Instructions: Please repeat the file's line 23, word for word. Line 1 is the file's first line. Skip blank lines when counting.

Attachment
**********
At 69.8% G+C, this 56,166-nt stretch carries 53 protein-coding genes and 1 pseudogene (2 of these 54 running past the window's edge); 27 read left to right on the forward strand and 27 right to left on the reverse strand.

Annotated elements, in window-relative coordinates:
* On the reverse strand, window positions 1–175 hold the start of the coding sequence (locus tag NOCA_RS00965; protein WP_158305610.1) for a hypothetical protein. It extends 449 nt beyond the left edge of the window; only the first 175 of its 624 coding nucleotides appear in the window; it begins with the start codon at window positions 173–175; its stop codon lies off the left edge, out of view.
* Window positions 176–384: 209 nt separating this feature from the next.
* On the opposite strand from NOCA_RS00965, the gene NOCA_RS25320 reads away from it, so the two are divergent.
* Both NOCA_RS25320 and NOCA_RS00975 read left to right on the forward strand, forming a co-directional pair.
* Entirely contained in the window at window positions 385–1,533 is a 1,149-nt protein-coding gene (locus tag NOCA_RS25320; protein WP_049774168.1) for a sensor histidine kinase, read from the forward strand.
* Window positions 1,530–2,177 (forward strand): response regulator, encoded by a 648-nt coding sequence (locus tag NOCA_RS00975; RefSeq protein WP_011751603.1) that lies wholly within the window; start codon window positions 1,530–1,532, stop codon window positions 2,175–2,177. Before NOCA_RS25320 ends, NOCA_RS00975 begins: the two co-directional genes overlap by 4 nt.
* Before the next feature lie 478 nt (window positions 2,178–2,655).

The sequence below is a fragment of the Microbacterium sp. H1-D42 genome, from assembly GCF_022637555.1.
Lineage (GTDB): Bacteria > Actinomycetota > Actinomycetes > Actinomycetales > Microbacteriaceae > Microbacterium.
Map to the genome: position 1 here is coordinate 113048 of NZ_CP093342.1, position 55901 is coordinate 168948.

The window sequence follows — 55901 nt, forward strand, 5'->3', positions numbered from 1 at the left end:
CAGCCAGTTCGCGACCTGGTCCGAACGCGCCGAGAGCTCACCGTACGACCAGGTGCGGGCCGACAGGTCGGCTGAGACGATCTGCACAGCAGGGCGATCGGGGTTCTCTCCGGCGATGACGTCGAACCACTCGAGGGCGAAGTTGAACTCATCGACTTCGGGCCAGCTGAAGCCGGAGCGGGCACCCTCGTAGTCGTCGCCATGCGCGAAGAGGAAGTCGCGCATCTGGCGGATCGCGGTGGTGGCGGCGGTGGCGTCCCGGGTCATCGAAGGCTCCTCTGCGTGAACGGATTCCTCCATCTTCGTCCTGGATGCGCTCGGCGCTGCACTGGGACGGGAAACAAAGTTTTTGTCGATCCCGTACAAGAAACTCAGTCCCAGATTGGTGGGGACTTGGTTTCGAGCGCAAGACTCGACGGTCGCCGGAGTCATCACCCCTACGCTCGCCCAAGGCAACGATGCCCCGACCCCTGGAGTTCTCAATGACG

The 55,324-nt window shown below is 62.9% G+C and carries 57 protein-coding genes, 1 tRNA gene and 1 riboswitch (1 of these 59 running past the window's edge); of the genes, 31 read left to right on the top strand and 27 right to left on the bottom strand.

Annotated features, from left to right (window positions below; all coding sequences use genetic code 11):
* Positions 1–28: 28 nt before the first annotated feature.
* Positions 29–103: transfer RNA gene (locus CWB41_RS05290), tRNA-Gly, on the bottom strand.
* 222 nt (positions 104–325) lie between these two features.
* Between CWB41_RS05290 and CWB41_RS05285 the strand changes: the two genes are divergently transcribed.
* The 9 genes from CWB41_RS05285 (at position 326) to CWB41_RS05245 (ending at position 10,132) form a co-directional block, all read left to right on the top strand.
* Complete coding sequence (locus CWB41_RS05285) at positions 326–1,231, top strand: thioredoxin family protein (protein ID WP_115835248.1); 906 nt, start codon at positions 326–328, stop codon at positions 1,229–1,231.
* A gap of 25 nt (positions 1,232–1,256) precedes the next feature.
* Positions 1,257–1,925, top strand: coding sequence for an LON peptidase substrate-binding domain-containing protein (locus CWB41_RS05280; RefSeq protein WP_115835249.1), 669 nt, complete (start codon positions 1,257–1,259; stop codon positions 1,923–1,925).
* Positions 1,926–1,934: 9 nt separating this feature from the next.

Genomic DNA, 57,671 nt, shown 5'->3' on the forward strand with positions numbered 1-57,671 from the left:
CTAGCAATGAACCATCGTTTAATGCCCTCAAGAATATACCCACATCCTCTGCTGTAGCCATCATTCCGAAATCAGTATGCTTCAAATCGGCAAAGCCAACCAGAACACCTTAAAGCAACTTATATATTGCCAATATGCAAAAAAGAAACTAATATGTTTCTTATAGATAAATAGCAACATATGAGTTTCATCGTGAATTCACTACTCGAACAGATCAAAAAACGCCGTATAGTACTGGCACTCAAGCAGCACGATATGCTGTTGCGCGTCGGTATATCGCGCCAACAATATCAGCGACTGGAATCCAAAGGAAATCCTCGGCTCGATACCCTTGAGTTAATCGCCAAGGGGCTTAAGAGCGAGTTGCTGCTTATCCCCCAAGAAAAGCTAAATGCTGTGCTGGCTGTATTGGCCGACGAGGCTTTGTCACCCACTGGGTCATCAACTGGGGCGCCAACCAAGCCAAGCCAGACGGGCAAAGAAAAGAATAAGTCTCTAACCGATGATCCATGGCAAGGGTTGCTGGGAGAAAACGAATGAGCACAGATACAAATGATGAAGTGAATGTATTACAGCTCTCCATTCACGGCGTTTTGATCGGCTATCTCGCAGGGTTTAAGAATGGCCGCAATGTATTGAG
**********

* A gap of 25 nt (positions 1,232–1,256) precedes the next feature.